It’s been a year since I started daily blogging / emailing. I started this practice to sharpen one of my unique strengths: my ability to generate insight through writing. I wrote every day I worked with few exceptions (pausing for conferences and personal retreats.) That came out to 196 small business growth short essays in the past year.

What did I learn? How have things changed? (

One thing I learned about the process of writing is that muses are real. When you hear them whisper in your ear, that’s what you should write about. Additionally, the routine of daily writing causes your mind to develop the habit of creating. Ideas coalesce as I go about my daily work.

Regarding small business growth, it’s difficult to synthesize 196 ideas about it (all gold 😀 ) and identify changes from a year ago. That almost feels like a research project. But I would say that more than ever, I see growth as an expression of the environment. Entrepreneurs and operators need to be adept at assessing and responding to how things are and what is coming. Capturing wind in sails. And this was the theme of my first article as I started the daily practice last year, so perhaps my ideas haven’t changed so much as developed? ( )

It’s easier for me to perceive the change within the business from the process of writing.

Focusing on the importance of adapting to the environment, I investigated how clients bought services for my business. This resulted in the agency channels report I published and a transformation of our strategy around customer acquisition from digital marketing techniques to pursuing relational marketing.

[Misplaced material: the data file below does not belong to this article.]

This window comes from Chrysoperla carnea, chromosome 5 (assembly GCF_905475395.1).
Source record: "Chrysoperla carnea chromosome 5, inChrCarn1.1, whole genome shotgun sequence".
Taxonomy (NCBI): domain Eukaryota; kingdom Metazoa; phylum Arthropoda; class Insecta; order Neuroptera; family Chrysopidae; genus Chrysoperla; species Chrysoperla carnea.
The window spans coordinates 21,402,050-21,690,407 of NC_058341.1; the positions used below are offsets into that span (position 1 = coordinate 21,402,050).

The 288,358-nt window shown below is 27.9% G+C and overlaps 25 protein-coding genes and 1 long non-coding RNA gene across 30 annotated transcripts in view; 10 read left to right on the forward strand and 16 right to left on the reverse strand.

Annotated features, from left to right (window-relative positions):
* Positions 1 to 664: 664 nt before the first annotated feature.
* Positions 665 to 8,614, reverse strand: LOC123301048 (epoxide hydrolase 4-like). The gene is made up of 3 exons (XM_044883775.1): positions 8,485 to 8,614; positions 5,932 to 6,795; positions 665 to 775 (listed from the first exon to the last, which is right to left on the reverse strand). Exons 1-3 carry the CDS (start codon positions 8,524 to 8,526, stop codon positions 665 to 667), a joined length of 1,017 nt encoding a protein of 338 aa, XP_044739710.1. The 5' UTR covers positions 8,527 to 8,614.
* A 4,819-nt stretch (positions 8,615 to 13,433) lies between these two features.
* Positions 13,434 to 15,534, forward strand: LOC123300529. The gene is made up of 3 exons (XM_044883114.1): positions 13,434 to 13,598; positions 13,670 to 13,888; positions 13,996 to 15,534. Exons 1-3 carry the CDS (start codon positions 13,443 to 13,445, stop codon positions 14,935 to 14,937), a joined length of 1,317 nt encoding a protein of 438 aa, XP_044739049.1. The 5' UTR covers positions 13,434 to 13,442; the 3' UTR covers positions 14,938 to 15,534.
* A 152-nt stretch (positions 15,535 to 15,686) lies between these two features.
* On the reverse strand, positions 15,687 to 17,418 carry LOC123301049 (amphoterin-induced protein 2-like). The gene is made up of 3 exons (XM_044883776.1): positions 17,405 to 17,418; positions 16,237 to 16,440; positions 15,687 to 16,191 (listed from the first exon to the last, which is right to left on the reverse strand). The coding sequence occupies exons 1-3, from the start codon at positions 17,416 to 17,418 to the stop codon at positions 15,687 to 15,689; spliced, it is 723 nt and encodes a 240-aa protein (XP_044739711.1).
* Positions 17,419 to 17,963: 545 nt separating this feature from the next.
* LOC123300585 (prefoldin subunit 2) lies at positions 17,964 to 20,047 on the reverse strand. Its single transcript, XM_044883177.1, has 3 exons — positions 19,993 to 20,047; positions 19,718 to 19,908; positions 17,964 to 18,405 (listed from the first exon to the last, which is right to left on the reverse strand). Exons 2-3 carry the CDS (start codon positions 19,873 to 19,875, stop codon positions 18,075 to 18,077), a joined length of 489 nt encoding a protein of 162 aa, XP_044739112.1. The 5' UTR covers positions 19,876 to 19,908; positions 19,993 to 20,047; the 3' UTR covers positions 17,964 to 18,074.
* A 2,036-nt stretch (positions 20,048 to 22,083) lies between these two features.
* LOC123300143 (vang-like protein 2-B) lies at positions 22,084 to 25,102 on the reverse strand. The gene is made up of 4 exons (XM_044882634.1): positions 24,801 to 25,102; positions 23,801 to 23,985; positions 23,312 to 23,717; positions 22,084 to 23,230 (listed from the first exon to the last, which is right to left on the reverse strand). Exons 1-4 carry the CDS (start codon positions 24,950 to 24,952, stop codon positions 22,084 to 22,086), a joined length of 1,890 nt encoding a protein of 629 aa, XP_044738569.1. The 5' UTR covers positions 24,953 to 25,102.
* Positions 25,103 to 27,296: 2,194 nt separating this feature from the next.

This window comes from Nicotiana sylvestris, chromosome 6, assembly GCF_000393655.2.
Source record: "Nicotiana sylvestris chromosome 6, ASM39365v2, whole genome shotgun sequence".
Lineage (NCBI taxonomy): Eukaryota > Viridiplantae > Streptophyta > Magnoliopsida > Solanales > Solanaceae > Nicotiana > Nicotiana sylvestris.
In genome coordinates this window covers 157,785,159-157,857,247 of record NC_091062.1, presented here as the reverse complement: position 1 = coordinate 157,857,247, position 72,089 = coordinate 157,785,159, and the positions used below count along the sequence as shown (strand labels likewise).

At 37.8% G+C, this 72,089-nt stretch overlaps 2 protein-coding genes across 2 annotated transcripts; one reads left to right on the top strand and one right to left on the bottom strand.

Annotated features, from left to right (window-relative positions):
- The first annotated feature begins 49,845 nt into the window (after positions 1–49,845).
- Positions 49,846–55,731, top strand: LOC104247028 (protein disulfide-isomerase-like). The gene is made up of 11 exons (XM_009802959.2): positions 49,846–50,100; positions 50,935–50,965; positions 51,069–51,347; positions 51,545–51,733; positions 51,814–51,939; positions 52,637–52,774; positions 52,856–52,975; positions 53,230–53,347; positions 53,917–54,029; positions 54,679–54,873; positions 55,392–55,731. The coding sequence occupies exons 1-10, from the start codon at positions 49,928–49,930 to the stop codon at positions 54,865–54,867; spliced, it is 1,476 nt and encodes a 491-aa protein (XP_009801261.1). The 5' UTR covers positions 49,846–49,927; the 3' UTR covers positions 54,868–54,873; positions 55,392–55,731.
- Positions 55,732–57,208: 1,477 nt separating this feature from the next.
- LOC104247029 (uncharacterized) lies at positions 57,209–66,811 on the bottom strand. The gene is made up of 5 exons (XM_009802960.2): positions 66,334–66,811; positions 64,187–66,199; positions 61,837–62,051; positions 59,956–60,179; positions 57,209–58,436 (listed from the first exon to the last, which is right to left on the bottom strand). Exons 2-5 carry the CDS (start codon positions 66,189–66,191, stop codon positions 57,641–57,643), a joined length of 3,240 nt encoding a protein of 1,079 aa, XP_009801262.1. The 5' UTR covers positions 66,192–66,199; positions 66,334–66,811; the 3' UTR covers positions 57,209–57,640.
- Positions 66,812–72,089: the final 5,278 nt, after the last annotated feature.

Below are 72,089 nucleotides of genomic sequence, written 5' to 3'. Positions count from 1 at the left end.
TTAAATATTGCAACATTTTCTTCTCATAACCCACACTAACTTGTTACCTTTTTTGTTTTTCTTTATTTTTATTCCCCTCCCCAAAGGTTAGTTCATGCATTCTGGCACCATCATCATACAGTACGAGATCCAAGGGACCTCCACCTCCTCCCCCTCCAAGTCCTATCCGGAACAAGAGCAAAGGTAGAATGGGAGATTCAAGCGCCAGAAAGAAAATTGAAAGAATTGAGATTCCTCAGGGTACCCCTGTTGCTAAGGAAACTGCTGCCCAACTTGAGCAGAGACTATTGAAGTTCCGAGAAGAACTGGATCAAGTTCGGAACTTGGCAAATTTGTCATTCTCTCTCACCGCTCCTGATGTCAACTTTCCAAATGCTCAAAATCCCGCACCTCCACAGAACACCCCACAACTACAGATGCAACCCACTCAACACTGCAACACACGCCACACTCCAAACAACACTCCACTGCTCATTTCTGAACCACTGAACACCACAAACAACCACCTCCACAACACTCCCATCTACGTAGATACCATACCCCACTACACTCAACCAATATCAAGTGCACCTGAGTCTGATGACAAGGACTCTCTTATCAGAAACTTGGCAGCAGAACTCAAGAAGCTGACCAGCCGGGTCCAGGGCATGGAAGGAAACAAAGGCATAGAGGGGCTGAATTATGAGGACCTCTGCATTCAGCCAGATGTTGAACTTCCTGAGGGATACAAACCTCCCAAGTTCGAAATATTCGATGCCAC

Our internal operations have been tightened down and our execution sharpened by lots of individual articles I penned. What’s emerging is a different kind of team and approach to agency work with a core team to plan projects and a flexing contractor base to deliver them.

For me personally, I’m investing more and more time into strategic planning. And writing about it as you’ve recently seen.

The final thing that I’ve learned is that there’s a cost to daily writing. It takes a significant chunk of my day (1 – 2 hours) and requires my best energy and attention. There have been several occasions where I’ve wondered if a weekly article isn’t a better approach because it would free up my creative energy the other days of the week.

One of my favorite thinkers, Ralph Waldo Emerson, believed that Nature is perfectly fair. For everything given, something is taken. And for every price paid, you gain something ( ). And that’s why I keep sitting down to the blank page every morning. Often, I’ve looked at that blinking cursor, tabula rasa, and got up forty minutes later having learned something new.

“A fever, a mutilation, a cruel disappointment, a loss of wealth, a loss of friends, seems at the moment unpaid loss, and unpayable. But the sure years reveal the deep remedial force that underlies all facts. The death of a dear friend, wife, brother, lover, which seemed nothing but privation, somewhat later assumes the aspect of a guide or genius…”

Ralph waldo Emerson, Compensation

Featured image is an 1880 albumen print of Emerson. Used under public domain.